Do you remember those old pictures of the evolution of humans and the parodies of them with the line ending with us hunched over at a computer? Some might say that the computer could be replaced with a smartphone or a tablet. People of all ages are buried deep into their mobile devices. It’s a big problem at schools as well, but some teachers are turning our urges to look at devices into educational opportunities.
One of the big draws for children to these devices is games. That’s why gamification is getting so much attention. Gamification is using the systems of games as a wrapper around tasks. Here’s an example. Let’s say that you have a set of math problems you want the children to master. If you were to assign each correct answer a point and then set up a leaderboard of all the students that updated in real time, that would be an example of gamification. Students with a competitive streak would want to climb the ladder, and do more problems to get ahead.
But not all students are competitive, which raises the question of what motivates children to play video games. Games researcher Richard Bartle came up with a taxonomy of player types that we think would be very useful to help teachers create gamified lessons that resonate with students.
The taxonomy relies on two axes. On the X axis, you have the motivation of the player. On the left end, the player just wants to interact with other players. On the right end, the player cares only about the game world they are playing in. On the Y axis, you have the mode of action. At the top, the player wants to do all of the action themselves. At the bottom, the player wants to interact with others to achieve the game goals.
Put it together and you get four broad types of players:
- Killers: Those who want to act against the other players
- Socialisers: Those who want to interact with the other players
- Achievers: Those who want to act to gain status within the context of the game world
- Explorers: Those who gain enjoyment from interacting with the world.
Most players aren’t solely in one category, but most have a definite lean toward one or two of these motivations. Based on Bartle’s work, a test called the Bartle Test of Gamer Psychology was developed to help people learn their own motivations.
It also explains why a lot of school games don’t appeal to some children. Most school games appeal to the Achiever mindset. Achiever games focus on gaining points, levels, or other measurements within a game. Our grading system is rooted in this mindset.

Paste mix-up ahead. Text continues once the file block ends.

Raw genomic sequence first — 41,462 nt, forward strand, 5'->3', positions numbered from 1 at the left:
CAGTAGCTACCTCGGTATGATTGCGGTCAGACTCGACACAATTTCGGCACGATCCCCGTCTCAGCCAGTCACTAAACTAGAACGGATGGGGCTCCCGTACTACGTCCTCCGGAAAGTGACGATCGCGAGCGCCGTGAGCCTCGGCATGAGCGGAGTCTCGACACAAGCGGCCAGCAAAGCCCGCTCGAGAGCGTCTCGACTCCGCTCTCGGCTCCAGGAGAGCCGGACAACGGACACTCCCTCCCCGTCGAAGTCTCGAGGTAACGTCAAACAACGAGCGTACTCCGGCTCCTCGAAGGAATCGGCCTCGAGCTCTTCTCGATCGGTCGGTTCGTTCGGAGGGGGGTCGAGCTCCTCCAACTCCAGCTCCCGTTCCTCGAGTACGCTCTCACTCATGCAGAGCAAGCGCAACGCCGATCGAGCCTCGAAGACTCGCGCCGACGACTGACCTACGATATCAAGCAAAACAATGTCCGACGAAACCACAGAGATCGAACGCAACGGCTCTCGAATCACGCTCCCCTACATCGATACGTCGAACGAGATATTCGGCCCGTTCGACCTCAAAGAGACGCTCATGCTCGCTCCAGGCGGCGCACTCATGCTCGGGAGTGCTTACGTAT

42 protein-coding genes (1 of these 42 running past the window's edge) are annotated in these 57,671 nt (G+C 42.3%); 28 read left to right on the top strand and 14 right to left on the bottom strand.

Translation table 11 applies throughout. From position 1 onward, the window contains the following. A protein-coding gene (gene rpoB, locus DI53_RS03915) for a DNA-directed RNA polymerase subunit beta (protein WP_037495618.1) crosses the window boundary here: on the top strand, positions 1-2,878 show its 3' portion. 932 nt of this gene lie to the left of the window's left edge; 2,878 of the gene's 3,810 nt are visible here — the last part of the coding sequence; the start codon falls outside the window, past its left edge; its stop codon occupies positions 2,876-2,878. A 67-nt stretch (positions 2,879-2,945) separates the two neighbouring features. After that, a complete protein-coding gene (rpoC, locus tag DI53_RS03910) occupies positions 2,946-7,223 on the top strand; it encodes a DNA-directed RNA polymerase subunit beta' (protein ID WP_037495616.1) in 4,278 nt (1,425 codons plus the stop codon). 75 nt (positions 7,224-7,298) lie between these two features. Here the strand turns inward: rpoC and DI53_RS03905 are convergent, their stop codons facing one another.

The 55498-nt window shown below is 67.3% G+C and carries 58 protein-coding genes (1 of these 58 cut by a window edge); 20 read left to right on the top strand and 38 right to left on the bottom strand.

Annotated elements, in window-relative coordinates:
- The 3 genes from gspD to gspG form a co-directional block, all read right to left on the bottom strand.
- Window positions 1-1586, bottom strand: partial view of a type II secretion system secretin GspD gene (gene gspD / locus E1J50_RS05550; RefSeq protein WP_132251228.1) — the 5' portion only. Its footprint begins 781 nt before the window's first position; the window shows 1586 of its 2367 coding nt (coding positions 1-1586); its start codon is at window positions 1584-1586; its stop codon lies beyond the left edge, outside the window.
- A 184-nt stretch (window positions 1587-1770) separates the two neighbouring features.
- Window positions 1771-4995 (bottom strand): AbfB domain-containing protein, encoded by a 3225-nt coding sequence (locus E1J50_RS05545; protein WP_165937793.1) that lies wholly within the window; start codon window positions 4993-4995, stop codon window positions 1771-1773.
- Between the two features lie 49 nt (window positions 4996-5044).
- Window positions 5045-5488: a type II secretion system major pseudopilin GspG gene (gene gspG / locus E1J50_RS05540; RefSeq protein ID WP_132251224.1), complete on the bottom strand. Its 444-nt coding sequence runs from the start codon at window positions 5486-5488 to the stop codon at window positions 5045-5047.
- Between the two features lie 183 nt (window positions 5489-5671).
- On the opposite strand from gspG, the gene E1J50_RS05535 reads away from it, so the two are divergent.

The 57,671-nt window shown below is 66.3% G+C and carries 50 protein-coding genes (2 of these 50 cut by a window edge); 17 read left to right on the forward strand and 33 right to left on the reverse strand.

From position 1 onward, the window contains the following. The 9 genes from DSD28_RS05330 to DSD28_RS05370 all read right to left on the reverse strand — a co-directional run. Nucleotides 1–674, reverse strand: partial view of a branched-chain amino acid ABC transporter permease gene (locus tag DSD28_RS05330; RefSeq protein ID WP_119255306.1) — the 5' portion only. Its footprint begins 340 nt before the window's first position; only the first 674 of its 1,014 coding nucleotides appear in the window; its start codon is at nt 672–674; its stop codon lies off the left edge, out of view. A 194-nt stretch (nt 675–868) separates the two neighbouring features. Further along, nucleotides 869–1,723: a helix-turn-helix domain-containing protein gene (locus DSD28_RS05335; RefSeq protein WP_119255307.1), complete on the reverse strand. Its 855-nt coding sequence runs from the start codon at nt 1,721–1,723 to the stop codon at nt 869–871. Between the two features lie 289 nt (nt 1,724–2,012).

Schools are also pretty good at Socialiser-type games, especially for the younger ages. Games that push cooperation or group work fall into this category. The game is more of an excuse to socialise with other people. Since this is an important skill for young children, these games are often encouraged.
If we take, for example, a game of math bingo, you can see how the game can fit into both categories. The achievers will be working hard to solve the math problems as fast as possible, but the game is light enough and social enough that the socialisers can enjoy it as well.
But the other two categories are trickier in the school setting. Killers, as their name suggests, enjoy playing games because they can defeat other players. This urge is often channeled constructively through sport, but it can just as easily be done through ruining the game for other people by preventing them from getting ahead. Killers aren’t necessarily anti-social; they just thrive on competition. In the leaderboard example from earlier, the goal for the Killer isn’t to get the most points. It would be to beat all the other students. The points are just the method to get there.
Explorers are probably the toughest to cater to. Creating games with enough long-term depth or with enough flexibility to let the child create their own goals is a challenge. In fact, they may even set a goal for themselves you don’t even intend! Explorers want to move at their own pace and don’t particularly like to be rushed. But there is a hidden key to explorers. They love to teach what they’ve learned in their explorations to other people. Thus, a good explorer is often an excellent tutor.
Try administering the test to your students. The answers will give you valuable data about the psychological motivations of your group and will help guide your gamification strategy. The test can be found at several locations on the web, one of which is at https://matthewbarr.co.uk/bartle/.